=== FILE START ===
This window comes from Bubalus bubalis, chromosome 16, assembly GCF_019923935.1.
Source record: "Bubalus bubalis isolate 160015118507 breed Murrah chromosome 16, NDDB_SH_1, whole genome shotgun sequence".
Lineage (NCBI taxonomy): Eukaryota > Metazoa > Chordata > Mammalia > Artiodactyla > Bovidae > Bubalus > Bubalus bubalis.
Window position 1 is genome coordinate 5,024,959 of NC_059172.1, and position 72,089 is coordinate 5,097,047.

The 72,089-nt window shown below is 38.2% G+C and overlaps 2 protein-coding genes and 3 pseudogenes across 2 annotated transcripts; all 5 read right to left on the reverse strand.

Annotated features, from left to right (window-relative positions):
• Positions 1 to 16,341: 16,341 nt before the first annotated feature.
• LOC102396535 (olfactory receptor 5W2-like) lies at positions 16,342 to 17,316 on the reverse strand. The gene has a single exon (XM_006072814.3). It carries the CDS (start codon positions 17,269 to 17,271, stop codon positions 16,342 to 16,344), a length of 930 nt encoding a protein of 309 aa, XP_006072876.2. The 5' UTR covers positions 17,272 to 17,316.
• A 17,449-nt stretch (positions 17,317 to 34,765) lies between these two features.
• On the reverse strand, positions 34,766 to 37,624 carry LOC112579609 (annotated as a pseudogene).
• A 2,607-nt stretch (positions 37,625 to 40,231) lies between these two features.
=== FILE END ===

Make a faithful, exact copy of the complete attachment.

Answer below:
This window comes from Bubalus bubalis, chromosome 16, assembly GCF_019923935.1.
Source record: "Bubalus bubalis isolate 160015118507 breed Murrah chromosome 16, NDDB_SH_1, whole genome shotgun sequence".
Lineage (NCBI taxonomy): Eukaryota > Metazoa > Chordata > Mammalia > Artiodactyla > Bovidae > Bubalus > Bubalus bubalis.
Window position 1 is genome coordinate 5,024,959 of NC_059172.1, and position 72,089 is coordinate 5,097,047.

The 72,089-nt window shown below is 38.2% G+C and overlaps 2 protein-coding genes and 3 pseudogenes across 2 annotated transcripts; all 5 read right to left on the reverse strand.

Annotated features, from left to right (window-relative positions):
• Positions 1 to 16,341: 16,341 nt before the first annotated feature.
• LOC102396535 (olfactory receptor 5W2-like) lies at positions 16,342 to 17,316 on the reverse strand. The gene has a single exon (XM_006072814.3). It carries the CDS (start codon positions 17,269 to 17,271, stop codon positions 16,342 to 16,344), a length of 930 nt encoding a protein of 309 aa, XP_006072876.2. The 5' UTR covers positions 17,272 to 17,316.
• A 17,449-nt stretch (positions 17,317 to 34,765) lies between these two features.
• On the reverse strand, positions 34,766 to 37,624 carry LOC112579609 (annotated as a pseudogene).
• A 2,607-nt stretch (positions 37,625 to 40,231) lies between these two features.